I have written before about my belief that privacy is not a fact or a right but is, instead, a social convention established when we grant each other the opportunity to be not seen (that is, we don’t look) and, in the case that we do see, we pretend we didn’t or, at the very least, do not speak of it again.
I still think this understanding of privacy is true for the places I have lived in the past, but privacy appears to be something different here in lower Manhattan. In fact, it feels to me like it is not really privacy at all, but anonymity instead.
Our living room faces south and is on the corner of the building. This means that our entire south wall is primarily glass. I feel fortunate to have so much light in the apartment. If you look to the left down the street, you can see a swatch of the east river and, beyond, Brooklyn. Directly next door and across the street I have in immediate view, 1 office building, 1 mixed use building, and 4 apartment buildings – all high rises. In other words, as I sit here on my sofa writing, I can spy into hundreds of windows that offer a glimpse of hundreds of other lives unfolding within shouting distance.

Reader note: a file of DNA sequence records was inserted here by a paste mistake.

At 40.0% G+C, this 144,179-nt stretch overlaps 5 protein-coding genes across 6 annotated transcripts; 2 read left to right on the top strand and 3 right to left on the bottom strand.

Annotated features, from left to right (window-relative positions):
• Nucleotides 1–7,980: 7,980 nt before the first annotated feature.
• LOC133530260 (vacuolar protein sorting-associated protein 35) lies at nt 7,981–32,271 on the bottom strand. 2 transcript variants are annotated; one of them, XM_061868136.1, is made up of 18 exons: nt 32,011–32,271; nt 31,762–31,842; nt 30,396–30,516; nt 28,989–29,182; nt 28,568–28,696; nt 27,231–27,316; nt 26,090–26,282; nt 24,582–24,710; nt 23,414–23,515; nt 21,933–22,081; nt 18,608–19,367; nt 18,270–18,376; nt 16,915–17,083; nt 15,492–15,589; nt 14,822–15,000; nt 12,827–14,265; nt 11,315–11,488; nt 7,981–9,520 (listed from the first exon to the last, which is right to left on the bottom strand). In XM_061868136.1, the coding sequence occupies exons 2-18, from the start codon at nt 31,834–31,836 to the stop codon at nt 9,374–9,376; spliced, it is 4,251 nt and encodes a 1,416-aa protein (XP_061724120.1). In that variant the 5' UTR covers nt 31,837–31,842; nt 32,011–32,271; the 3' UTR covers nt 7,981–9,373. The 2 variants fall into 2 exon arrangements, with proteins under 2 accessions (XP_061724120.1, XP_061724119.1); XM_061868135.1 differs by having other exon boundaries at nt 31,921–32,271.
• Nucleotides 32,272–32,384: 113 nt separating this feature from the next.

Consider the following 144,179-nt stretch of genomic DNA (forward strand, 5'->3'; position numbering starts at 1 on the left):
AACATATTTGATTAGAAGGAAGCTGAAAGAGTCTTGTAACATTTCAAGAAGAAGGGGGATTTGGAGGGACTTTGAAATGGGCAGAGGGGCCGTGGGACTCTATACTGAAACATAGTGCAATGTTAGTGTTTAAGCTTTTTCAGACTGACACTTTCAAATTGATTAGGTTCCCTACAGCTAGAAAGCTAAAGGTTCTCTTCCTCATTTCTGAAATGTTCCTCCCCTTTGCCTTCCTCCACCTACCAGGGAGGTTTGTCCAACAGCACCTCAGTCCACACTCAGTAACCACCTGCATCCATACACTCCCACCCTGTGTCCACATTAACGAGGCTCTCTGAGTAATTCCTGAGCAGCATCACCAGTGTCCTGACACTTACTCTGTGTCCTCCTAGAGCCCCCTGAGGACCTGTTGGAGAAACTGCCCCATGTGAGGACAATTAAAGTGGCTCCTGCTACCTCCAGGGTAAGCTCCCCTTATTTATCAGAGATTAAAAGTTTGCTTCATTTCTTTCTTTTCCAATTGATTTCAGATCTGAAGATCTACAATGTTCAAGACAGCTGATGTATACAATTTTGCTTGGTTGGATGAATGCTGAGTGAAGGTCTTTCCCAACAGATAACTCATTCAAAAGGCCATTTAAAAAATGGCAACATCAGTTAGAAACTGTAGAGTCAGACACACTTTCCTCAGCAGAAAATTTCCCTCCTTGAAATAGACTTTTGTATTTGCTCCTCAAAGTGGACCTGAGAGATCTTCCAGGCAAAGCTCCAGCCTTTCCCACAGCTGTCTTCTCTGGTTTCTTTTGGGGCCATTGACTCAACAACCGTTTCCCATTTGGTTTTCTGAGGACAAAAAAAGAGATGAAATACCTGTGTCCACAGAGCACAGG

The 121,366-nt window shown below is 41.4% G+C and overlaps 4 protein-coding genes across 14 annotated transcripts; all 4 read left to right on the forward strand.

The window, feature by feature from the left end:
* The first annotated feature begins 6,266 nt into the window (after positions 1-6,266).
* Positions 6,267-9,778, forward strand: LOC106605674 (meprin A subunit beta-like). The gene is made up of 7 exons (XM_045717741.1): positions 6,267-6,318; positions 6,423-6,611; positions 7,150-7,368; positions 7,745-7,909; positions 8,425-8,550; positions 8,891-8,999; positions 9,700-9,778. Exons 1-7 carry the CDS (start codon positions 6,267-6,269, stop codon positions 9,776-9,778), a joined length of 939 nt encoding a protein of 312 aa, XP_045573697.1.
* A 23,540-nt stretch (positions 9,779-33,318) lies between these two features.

Our first morning here, we were having a breakfast picnic on the floor. I noticed that there were two guys hanging out of windows in the mixed-use building across the way. They seemed to be maintenance workers on a cigarette break – chatting amicably, their eyes trained unabashedly on our merry breakfast party. The first time I noticed them, I glanced away quickly (which is how I believed such things were done) and expected that they would also avert their eyes. When I glanced back over, however, I found that they were still looking. I stopped what I was doing and stared back at them. They continued chatting (about us, I began to assume) and staring – neither acknowledging my awareness of them with a wave nor shifting their gaze.
“Huh,” I thought to myself. “Here’s something different.”
In other places I have lived, I felt that it was no big deal to streak from the shower back to my bedroom because I was unlikely to be seen and, if I was, I expected that my neighbors would do me the courtesy of never speaking of it. Here we seem to be living our lives in full sight of each other, and, perhaps, even revelling in the ability to follow the lives of the people around us the same way we follow the lives of our favourite celebrities or fictional television characters. I see them and, likely, someone is seeing me. (After all, what is the point of having these wonderful windows if I am going to close the blinds?) I have no privacy but I do depend on anonymity – the fact that the guy across the way watching American Pickers is someone I will probably never meet. I suppose, if I did, I would do him the courtesy of pretending that I knew nothing about him and I would hope he would do the same for me.
At least, I hope that is how it works.